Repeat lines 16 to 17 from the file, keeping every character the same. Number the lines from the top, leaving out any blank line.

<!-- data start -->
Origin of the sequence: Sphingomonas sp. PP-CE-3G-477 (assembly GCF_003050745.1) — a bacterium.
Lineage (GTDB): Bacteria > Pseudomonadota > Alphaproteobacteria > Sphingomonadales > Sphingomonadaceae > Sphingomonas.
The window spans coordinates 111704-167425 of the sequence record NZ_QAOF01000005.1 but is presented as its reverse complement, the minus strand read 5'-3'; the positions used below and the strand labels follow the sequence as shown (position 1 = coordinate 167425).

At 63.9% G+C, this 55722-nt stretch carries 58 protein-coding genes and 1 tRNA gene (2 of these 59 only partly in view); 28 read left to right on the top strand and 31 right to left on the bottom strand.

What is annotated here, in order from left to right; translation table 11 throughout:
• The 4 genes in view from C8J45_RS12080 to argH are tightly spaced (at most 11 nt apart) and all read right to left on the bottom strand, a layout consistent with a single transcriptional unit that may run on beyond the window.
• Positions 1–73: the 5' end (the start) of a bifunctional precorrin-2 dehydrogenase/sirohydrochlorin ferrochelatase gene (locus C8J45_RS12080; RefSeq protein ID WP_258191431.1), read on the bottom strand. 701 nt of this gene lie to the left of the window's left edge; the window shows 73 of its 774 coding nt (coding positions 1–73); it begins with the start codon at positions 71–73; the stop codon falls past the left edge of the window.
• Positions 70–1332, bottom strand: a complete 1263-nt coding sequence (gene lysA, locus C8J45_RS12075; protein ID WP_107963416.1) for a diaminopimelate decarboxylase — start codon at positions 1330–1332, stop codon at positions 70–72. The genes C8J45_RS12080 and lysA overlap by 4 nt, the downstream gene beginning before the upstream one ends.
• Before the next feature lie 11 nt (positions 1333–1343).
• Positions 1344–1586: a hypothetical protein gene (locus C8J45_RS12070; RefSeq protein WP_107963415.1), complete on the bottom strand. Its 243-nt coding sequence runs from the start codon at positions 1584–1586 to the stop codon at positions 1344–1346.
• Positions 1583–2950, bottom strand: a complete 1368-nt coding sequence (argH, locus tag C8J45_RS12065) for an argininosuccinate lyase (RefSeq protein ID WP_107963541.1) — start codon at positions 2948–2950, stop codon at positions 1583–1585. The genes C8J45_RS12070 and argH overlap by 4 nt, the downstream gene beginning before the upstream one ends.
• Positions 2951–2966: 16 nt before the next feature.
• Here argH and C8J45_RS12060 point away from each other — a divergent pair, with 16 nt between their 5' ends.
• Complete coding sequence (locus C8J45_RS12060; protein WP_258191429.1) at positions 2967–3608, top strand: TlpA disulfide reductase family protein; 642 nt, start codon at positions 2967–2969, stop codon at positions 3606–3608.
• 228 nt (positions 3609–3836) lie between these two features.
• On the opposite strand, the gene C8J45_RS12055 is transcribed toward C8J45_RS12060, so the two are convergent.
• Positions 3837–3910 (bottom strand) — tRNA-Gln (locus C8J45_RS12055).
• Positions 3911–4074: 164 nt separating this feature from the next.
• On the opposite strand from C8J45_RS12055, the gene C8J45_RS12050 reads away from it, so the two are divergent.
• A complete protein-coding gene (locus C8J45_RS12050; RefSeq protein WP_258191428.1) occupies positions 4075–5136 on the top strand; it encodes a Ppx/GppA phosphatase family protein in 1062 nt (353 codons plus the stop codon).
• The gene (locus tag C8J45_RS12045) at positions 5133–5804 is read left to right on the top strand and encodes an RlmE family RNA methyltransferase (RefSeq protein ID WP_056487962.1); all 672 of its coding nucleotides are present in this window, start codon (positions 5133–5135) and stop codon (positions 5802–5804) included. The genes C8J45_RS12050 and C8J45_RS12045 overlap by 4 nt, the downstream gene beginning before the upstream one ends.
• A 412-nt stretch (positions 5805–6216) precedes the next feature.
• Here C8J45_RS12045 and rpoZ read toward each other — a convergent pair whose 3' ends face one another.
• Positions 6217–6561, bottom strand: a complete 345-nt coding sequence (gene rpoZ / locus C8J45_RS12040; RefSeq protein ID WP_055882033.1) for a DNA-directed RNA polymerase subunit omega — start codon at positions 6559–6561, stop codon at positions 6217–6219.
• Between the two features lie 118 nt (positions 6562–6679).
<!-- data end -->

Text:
• On the opposite strand, the gene C8J45_RS12055 is transcribed toward C8J45_RS12060, so the two are convergent.
• Positions 3837–3910 (bottom strand) — tRNA-Gln (locus C8J45_RS12055).